I have been enjoying watching the occupy wall street moment develop. It has been ten years since the big summit convergences and the comming together of youth and unions in a common space of resistance. That all ended on September 11, replaced by a mostly traditional anti-war movement with mostly traditional tactics and mostly disconnected with other social movements, like immigrant rights. The excitement in the battle after Seattle was really in the conversations between people and sectors which were coming from entirely different places in a theoretically leaderless, non-hierarchical process. It took temn years, but even here in Wuhan I can sense the continuity between the last moment of hope and the current one.
What I really like about this moment is the fact that it is urban based, in key cities and sites along the circuits of global capital. The responses of city leaders shows which side they are on. In LA, the Mayor had city workers hand out ponchos to occupiers, while in supposedly "liberal" SF, the city served notice on the occupation for violations of anti-vagrancy laws. I guess SF is really a neoliberal city for hipsters with money not precarious geeks and creative workers.
Its high time somebody figured out that a set of demands and program with all the "T"s crossed and "I"s dotted in a strategy from above is not the way to go. de Certeau had it right, strategy is for those with power, tactics is the toll of the powerless, tactics of evasion and resistance. What really matters is tactical agility, situational awareness, and the ability to respond and act creatively. The strategy will emerge out of those countless encounters as people reclaim public space, creating new spaces in the process.
The unpermitted marches are reminicent of Guy Debord and the idea of drift...moving through the city.....the protests seem to blur the lines between the virtual and the face to face, much like the Arab Spring, except in the Fatherland, the logic of capital has fragmented both society and the indiviual...atomized and rendered social subjects as inert consumers of the spectacle of politics, not living it.
Contrasting this wave of protest with the anti-war upsurge...actions are focused on sites of oppression, scale jumping, while the anti-war movement had as its unit of analysis and action the nation-state. The last wave had static rallies and maybe controlled marches with lots and lots of speakers all with a solultion and attempting to rationally convince at-home-viewers...participants were merely legitimating props for speakers. This time the framing is occuring off site and online, the protests are performative, the people are the message and the medium-just like the Seattle moment.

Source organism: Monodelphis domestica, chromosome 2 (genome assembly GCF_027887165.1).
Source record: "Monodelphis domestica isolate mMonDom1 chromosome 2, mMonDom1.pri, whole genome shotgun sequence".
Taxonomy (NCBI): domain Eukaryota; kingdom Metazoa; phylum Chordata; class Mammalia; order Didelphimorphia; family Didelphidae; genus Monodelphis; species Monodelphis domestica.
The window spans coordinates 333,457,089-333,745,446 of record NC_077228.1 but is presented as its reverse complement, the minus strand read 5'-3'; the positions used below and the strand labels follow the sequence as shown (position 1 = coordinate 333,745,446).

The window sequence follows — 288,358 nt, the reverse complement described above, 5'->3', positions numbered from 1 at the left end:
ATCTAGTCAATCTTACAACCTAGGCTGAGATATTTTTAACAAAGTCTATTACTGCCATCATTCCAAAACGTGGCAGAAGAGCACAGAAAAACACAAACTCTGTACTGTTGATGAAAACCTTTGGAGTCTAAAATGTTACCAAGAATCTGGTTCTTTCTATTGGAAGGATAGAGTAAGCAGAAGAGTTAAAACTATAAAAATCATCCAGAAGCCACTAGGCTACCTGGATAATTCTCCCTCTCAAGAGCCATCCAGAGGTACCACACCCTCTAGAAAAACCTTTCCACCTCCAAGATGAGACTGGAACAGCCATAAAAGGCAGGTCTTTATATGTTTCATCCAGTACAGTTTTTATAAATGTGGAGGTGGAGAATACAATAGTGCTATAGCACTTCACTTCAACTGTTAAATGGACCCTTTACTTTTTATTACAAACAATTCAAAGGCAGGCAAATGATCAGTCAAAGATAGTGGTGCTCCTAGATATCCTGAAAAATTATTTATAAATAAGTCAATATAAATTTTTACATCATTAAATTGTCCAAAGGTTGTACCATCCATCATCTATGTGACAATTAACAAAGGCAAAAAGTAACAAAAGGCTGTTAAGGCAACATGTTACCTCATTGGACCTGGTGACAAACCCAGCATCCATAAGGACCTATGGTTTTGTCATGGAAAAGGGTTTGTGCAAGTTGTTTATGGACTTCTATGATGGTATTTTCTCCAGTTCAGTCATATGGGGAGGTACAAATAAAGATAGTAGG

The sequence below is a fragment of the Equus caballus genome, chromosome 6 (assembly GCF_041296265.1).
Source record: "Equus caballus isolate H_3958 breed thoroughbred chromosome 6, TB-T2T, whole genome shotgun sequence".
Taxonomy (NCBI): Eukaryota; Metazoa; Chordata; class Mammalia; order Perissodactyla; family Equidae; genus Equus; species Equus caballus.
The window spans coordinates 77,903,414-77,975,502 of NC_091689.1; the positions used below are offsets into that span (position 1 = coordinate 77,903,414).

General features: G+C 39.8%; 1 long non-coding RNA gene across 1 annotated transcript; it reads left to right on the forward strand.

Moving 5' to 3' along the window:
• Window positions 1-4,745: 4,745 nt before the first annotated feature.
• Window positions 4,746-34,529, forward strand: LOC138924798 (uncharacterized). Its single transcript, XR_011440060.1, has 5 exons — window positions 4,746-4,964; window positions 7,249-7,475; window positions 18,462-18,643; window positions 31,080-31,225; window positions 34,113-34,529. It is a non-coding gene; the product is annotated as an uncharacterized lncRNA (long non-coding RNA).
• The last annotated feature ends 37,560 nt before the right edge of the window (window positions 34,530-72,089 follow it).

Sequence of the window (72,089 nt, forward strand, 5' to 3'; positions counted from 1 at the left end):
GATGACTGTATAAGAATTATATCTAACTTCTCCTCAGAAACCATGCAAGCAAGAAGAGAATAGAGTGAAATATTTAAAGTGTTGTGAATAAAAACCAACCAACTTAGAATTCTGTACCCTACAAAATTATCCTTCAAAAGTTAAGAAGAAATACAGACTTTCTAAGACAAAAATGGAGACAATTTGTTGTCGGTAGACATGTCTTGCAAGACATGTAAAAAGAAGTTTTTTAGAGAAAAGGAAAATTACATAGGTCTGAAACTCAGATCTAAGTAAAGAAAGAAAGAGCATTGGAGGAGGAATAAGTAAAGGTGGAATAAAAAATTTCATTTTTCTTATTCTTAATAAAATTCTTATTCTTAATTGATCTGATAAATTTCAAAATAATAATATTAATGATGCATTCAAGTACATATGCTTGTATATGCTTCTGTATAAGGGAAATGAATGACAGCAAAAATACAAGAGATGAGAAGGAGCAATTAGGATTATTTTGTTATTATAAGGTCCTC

No one can predict how it will all play out, but generally my emotional state when I am home in the states is one of utter hoplessness, despair, alienation, depression, and cynicism. Those emotions are not mine alone, but a calculated result of the commodification of every aspect of everyday life. The beauty of things like Reclaim the Streets, Critical Mass, or inside a kettle is exactly the freedom to connect with others and realize youn are not alone. A police barricade or a kettle is actually bounding a free zone, containing it to prevent contamination.
During A16 the no-global followup to Seattle demo in DC, the most striking thing was the militarization of the city. Police barricades and surveillance squads reshaped the human geography of downtown and even my hood. They controlled space but every time a cluster of affinity groups congealed, a little island of civilization was born. The performative politics of street theater was empowering in ways that a Big March (BM) are not.
It feels like the dividing lines are not just around private property rights, but also between organic and mechanical solidarity, preformance and spectacle, eros and thanos, lifeworld and system. It would be nice to envision a better world, free of wars, with redistributive justice as well as recognition. What I feel here in Wuhan is the weight of America on top of the figurative head of the world...the pollution, corruption, unsustainable growth and social inequality here are intimately connected to my hometown there, in particular, the Washington Consensus and the military industrial complex in a globally restructuring economy of nation-states with perforated sovereignity and new kinds of political and economic spaces, a system where cities and urban regions play a new and different role in production and control chains.Anarchism is a punishment for a traditional left that fails to make itself relevant or accountable...
Some random thoughts on the last day of the national holiday here...celebrating the founding of the PRC.